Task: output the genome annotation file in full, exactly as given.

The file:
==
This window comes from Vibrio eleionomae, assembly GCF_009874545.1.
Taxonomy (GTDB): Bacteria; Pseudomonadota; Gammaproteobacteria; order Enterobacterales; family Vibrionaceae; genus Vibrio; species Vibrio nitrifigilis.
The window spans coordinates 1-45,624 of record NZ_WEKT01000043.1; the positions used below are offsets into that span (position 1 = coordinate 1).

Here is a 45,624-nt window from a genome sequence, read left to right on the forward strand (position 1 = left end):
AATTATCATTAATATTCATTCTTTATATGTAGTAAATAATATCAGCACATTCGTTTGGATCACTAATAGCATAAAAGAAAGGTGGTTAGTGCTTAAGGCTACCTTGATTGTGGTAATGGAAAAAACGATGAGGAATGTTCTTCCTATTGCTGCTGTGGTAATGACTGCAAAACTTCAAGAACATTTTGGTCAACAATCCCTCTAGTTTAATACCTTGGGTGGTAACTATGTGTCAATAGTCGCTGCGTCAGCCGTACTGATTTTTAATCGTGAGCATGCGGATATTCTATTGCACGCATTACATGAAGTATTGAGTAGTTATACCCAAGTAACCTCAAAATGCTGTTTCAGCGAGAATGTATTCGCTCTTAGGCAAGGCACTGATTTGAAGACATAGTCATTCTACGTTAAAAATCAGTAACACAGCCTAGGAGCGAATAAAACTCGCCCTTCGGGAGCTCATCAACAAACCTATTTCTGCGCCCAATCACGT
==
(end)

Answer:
This window comes from Vibrio eleionomae, assembly GCF_009874545.1.
Taxonomy (GTDB): Bacteria; Pseudomonadota; Gammaproteobacteria; order Enterobacterales; family Vibrionaceae; genus Vibrio; species Vibrio nitrifigilis.
The window spans coordinates 1-45,624 of record NZ_WEKT01000043.1; the positions used below are offsets into that span (position 1 = coordinate 1).

Here is a 45,624-nt window from a genome sequence, read left to right on the forward strand (position 1 = left end):
AATTATCATTAATATTCATTCTTTATATGTAGTAAATAATATCAGCACATTCGTTTGGATCACTAATAGCATAAAAGAAAGGTGGTTAGTGCTTAAGGCTACCTTGATTGTGGTAATGGAAAAAACGATGAGGAATGTTCTTCCTATTGCTGCTGTGGTAATGACTGCAAAACTTCAAGAACATTTTGGTCAACAATCCCTCTAGTTTAATACCTTGGGTGGTAACTATGTGTCAATAGTCGCTGCGTCAGCCGTACTGATTTTTAATCGTGAGCATGCGGATATTCTATTGCACGCATTACATGAAGTATTGAGTAGTTATACCCAAGTAACCTCAAAATGCTGTTTCAGCGAGAATGTATTCGCTCTTAGGCAAGGCACTGATTTGAAGACATAGTCATTCTACGTTAAAAATCAGTAACACAGCCTAGGAGCGAATAAAACTCGCCCTTCGGGAGCTCATCAACAAACCTATTTCTGCGCCCAATCACGT